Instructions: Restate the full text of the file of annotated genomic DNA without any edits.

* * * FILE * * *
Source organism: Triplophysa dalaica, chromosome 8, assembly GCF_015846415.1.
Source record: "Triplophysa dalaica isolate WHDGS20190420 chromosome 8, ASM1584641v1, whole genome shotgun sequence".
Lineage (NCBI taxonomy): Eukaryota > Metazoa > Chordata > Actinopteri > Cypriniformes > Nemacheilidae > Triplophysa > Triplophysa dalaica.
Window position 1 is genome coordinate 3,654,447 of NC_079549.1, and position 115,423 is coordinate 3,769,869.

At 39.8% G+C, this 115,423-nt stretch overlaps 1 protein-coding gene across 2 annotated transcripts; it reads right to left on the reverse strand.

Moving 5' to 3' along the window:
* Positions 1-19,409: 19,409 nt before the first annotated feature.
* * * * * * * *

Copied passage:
Source organism: Triplophysa dalaica, chromosome 8, assembly GCF_015846415.1.
Source record: "Triplophysa dalaica isolate WHDGS20190420 chromosome 8, ASM1584641v1, whole genome shotgun sequence".
Lineage (NCBI taxonomy): Eukaryota > Metazoa > Chordata > Actinopteri > Cypriniformes > Nemacheilidae > Triplophysa > Triplophysa dalaica.
Window position 1 is genome coordinate 3,654,447 of NC_079549.1, and position 115,423 is coordinate 3,769,869.

At 39.8% G+C, this 115,423-nt stretch overlaps 1 protein-coding gene across 2 annotated transcripts; it reads right to left on the reverse strand.

Moving 5' to 3' along the window:
* Positions 1-19,409: 19,409 nt before the first annotated feature.